I’m sure you’ve heard the word ‘Gouda’ before and it’s likely thanks to the iconic Dutch cheese which originates in the city! Truth be told, my favourite place in Holland was most definitely the city of Gouda as a result of its rich history, great foodie scene, and wealth of historical sites to explore.
Other highlights of Gouda include the chance to wander alongside ancient canals, see an ancient hidden house church (the most famous of these is Our Lord in the Attic in Amsterdam, but hidden churches can be found all over Holland), and even purchase freshly ground flour from a traditional Dutch windmill.
#9 Marvel at the architecture of Rotterdam
The modern and futuristic city of Rotterdam is different from pretty much the entirety of the rest of the region, and indeed the entire country, making a visit here one of the most unusual things to do in Holland. Home to fantastic sites such as Piet Blom’s ‘Cube Houses,’ the impossibly large ‘Markthal‘ food establishment, and more modern buildings than you could possibly imagine, Rotterdam is easily one of my favourite Dutch destinations.
Some of the best things to do in the city include going in search of hidden gems, spying plenty of street art, and seeking out cultural museums. Furthermore, it’s worth noting that thanks to some fantastic transport links and a central location, Rotterdam is a great place from which to base yourself for exploring the wider region of Holland. Cheaper than Amsterdam, there are plenty of day trips to be taken from the city.
#10 Snap photos of the Keukenhof Gardens
Only open for a couple of months every year, the Keukenhof Gardens are also known as the ‘Garden of Europe’ and are a must-see for any budding botanist or tulip lover out there. Before planning your trip, however, one thing I must stress is that, despite what you might have seen online, Keukenhof is a garden and so if you visit the Dutch destination with the expectation of frolicking in tulip fields, then you’ll be sorely disappointed.
Instead, the current garden was established in 1949 when the then-mayor of Lisse wanted to create a space where growers from the Netherlands, Europe, and beyond would be able to display and exhibit their wares (including hybrids) and even further the export of flowers, and especially tulips, from the Netherlands. Today, the Netherlands is the largest exporter of flowers in the world and Keukenhof is easily one of the best things to do in Holland.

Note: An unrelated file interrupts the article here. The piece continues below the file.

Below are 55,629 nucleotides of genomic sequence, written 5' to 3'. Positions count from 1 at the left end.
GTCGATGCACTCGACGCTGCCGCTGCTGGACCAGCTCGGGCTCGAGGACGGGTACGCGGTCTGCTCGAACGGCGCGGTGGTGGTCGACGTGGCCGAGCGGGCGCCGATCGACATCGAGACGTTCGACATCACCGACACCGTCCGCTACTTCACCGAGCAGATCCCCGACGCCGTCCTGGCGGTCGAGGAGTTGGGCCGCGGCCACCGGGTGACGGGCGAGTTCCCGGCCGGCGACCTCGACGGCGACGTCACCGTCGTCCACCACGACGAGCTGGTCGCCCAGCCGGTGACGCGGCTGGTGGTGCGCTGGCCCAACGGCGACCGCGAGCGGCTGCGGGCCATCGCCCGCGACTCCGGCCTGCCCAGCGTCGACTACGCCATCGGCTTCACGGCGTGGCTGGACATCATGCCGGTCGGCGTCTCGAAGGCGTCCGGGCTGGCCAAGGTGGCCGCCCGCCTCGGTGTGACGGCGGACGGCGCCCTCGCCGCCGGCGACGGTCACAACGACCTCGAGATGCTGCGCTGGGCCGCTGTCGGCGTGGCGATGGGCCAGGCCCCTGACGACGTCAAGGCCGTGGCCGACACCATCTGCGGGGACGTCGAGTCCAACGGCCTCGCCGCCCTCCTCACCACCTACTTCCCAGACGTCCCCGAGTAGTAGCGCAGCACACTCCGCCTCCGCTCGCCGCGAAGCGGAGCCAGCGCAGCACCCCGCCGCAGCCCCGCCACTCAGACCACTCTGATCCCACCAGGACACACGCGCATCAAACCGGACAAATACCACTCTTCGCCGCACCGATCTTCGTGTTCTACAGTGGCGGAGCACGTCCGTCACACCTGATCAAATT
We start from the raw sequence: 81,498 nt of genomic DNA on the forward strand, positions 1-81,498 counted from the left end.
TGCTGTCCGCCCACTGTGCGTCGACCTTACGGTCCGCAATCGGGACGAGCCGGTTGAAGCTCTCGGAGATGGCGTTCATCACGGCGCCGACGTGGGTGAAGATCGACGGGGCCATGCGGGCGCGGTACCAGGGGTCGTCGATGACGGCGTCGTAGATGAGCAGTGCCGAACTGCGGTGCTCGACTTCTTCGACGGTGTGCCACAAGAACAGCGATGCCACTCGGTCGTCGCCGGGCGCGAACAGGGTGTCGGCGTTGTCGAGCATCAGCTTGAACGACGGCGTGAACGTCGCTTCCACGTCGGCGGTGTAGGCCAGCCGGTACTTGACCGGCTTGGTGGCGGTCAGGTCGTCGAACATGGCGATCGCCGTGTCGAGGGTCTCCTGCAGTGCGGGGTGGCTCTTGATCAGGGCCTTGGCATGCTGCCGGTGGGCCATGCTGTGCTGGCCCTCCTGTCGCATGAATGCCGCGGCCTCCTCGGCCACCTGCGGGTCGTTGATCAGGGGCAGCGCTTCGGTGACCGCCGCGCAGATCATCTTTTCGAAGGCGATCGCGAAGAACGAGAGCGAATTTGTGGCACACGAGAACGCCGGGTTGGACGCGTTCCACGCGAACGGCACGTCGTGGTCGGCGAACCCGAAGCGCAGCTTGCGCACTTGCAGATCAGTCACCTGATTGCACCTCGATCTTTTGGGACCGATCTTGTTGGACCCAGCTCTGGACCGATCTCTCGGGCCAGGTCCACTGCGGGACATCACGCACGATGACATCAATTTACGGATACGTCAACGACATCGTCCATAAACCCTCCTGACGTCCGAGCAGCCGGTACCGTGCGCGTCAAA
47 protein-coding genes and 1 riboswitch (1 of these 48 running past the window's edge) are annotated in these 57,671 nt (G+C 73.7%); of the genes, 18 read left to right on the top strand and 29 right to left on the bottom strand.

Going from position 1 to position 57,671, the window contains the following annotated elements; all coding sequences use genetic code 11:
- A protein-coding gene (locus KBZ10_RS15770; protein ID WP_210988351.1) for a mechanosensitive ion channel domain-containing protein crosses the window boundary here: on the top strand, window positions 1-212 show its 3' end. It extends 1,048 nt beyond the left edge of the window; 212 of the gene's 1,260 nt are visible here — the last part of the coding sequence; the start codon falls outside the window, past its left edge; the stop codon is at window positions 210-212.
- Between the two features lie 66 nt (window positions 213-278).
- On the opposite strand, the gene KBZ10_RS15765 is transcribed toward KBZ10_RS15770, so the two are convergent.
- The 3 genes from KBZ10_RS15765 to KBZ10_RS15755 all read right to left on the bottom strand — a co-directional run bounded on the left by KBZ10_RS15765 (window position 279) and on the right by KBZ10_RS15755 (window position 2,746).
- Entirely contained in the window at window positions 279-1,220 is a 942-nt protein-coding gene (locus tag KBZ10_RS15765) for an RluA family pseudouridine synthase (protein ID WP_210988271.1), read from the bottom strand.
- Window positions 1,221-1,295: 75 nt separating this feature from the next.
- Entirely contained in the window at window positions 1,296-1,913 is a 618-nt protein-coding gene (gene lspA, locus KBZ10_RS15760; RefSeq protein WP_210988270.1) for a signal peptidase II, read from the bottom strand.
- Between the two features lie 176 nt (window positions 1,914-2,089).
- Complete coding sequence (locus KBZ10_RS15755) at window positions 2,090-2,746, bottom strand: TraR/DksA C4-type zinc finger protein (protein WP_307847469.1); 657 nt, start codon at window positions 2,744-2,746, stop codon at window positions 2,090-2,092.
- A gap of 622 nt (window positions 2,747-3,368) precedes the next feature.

Things to know before visiting Holland for the first time
Though there’s no denying that the region is certainly busier during the European peak season (i.e. the Summer and other major school holidays) than at any other time of the year. With this being said, Rotterdam, The Hague, and especially Amsterdam, are eternally popular, meaning that you’ll want to book your place to stay well in advance.
Check the best Holland accommodation prices here. For an über unique experience during your Holland visit, you might even consider booking to stay on a Dutch houseboat. During a recent stay in Amsterdam, I did exactly this and couldn’t recommend it more! Check out all of my best Amsterdam houseboat recommendations!
If you’re visiting The Netherlands from the USA, UK, Canda, and a plethora of other countries, then you should know that you’ll need to bring along a travel adaptor. The plugs in The Netherlands are C and F. If you want to save money, then purchase this all-in-one travel adaptor that will allow you to use your electronics in over 150 countries!
Though you’ll soon discover that the Dutch are incredibly good at English, it’s only polite to learn a few words of the local language in any country you’re visiting. Buy this Dutch phrasebook and you’ll soon have easy access to any commonly used little phrase that you might need during your Netherlands adventure!